Now, prestige, or face as it is commonly called in the Orient, assumes an importance that we do not vaguely realize. What has happened since General Ridgway assumed command of the Eighth Army has not only struck, as I have just said, a deadly blow to the prestige of the Communists in Asia but has all but wrecked their pride and morale in the debacle of the past month in Korea. Without reinforcements except for a single Canadian brigade which did not arrive until the closing phase of the battle, the Eighth Army repulsed the Communist onslaught, inflicting on them terrific—almost unbelievable—losses, and then instantly struck back with an offensive counter-thrust that cut off thousands of the enemy, destroyed many thousands more and carried our men beyond the 38th parallel and deep into the Communist’s position.

Strange but happy to relate, our losses have been exceedingly, almost unbelievably small. By comparison with those of the Communist forces they have been minute, though to all of us and especially to the families of the fallen they constitute a major tragedy.

We have not seen the end in Korea. No man can predict exactly what that will be. But it is becoming more and more apparent that without fatally sapping our military resources we have posed a terrific problem for the hostile regime in China. Let us hope that before more of these hideous losses have been piled up that our opponents will come to realize that war is not a profitable business and that world disputes can and should be settled by peaceful negotiations and the establishment of a reputation for good faith as to all commitments.

Now I would like to comment on men from Missouri that I have come to know intimately and who have made a great contribution to the country. I refer, of course, to the President, Mr. Truman, and to General Bradley, who stands for the finest of qualities in a soldier, and to General Pershing, with whom I served personally for a number of years. There are many great Missourians but these three men I have known intimately.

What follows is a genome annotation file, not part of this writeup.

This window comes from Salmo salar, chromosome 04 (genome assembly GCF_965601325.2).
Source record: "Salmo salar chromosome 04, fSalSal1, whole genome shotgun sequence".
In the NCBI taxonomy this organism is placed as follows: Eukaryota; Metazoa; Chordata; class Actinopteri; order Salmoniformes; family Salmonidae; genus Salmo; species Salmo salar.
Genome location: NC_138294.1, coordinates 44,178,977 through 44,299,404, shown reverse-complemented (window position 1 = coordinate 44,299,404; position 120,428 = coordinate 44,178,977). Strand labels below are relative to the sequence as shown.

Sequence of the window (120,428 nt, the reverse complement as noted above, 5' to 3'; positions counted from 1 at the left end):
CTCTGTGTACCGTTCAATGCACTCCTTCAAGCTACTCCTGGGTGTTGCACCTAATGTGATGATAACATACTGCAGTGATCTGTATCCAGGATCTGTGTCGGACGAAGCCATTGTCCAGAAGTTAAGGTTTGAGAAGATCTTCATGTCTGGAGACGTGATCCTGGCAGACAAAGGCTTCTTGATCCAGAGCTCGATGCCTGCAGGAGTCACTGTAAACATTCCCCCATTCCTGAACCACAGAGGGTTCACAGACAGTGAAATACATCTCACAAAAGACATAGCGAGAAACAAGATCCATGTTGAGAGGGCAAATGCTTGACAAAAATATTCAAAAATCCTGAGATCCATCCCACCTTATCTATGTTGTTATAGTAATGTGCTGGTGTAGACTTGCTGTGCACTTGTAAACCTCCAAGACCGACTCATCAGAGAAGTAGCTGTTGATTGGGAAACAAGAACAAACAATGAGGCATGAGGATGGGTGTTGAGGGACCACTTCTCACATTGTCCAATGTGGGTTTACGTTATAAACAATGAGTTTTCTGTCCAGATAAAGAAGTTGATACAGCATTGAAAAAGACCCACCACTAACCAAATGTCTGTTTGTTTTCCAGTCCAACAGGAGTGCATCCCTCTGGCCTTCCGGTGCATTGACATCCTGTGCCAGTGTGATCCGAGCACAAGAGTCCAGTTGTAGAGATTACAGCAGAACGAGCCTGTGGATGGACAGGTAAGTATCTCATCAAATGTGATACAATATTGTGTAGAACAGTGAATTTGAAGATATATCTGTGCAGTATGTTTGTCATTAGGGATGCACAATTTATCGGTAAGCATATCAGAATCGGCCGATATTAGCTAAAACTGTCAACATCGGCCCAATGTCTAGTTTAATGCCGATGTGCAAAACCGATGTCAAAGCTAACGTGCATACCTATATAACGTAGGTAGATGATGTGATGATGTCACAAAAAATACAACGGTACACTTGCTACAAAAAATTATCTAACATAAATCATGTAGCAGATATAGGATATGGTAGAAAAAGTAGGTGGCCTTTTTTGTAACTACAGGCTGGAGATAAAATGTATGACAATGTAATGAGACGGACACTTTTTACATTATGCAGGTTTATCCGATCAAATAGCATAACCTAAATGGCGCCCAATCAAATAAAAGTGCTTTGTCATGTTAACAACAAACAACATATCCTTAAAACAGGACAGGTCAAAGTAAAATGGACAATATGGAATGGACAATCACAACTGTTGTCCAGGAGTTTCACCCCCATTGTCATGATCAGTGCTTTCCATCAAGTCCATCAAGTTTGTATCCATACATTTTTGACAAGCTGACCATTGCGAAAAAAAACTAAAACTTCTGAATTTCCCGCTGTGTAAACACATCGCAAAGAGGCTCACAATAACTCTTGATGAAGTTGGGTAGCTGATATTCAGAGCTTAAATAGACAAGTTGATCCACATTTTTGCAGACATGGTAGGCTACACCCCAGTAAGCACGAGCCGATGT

Then there is another Missourian, little known outside of the State and I doubt if many of you young people here in Missouri are aware of his remarkable career. I am referring to Alexander William Doniphan, a soldier and a statesman who was born in Kentucky and who moved out to Lexington, Missouri, in 1830. There he had a distinguished career as a lawyer. His influence over juries was considered almost infallible, and he was employed in nearly every important case in the northwestern section of the state. His qualities of leadership were emphasized by his physical stature as a man, said to be very handsome, and he was six feet four.

In May of 1846, outbreak of the Mexican War, he organized the first regiment of Missouri Volunteers for the Mexican War. The regiment was made up of young men from the best families of the state and a number of pretty rough plainsmen, and Doniphan, who enlisted as a private, was elected colonel. The regiment rendezvoused at Fort Leavenworth, Kansas, where I spent a great many years. There followed one of the most remarkable military campaigns in history. The most famous military narrative, I believe, is that of Xenophon’s “Anabasis,” a classic of Greek literature, describing “The March Down of the Ten Thousand,” and that has become a military classic both in action and in description. Doniphan’s men, without quartermaster, or paymaster, or commissary, without uniforms or tents or even military discipline as we know it today, marched 700 miles across the plains to the conquest of an area larger than the entire United States at that time. From Santa Fe his little regiment penetrated 900 miles in a hostile country, crossing two deserts, twice defeating overwhelmingly superior forces and completed the great trek by a march of 250 miles to the mouth of the Rio Grande. Half rationed throughout the journey, half famished in crossing the deserts, misled into the heart of a hostile country, these Missourians jauntily strode through every difficulty, crushed every enemy, and received their first full rations after marching 1600 miles.